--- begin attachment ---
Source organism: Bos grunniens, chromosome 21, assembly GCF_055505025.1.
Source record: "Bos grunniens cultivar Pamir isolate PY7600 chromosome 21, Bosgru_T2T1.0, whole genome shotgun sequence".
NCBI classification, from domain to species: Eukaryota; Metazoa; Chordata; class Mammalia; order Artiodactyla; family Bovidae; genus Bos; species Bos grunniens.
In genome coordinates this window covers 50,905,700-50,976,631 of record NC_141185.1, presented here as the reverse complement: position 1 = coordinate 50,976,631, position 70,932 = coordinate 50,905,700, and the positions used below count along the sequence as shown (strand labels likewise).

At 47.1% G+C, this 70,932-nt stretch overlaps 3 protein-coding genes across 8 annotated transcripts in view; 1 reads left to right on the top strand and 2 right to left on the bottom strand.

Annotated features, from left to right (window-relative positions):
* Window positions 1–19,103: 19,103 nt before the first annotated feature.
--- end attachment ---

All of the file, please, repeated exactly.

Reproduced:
Source organism: Bos grunniens, chromosome 21, assembly GCF_055505025.1.
Source record: "Bos grunniens cultivar Pamir isolate PY7600 chromosome 21, Bosgru_T2T1.0, whole genome shotgun sequence".
NCBI classification, from domain to species: Eukaryota; Metazoa; Chordata; class Mammalia; order Artiodactyla; family Bovidae; genus Bos; species Bos grunniens.
In genome coordinates this window covers 50,905,700-50,976,631 of record NC_141185.1, presented here as the reverse complement: position 1 = coordinate 50,976,631, position 70,932 = coordinate 50,905,700, and the positions used below count along the sequence as shown (strand labels likewise).

At 47.1% G+C, this 70,932-nt stretch overlaps 3 protein-coding genes across 8 annotated transcripts in view; 1 reads left to right on the top strand and 2 right to left on the bottom strand.

Annotated features, from left to right (window-relative positions):
* Window positions 1–19,103: 19,103 nt before the first annotated feature.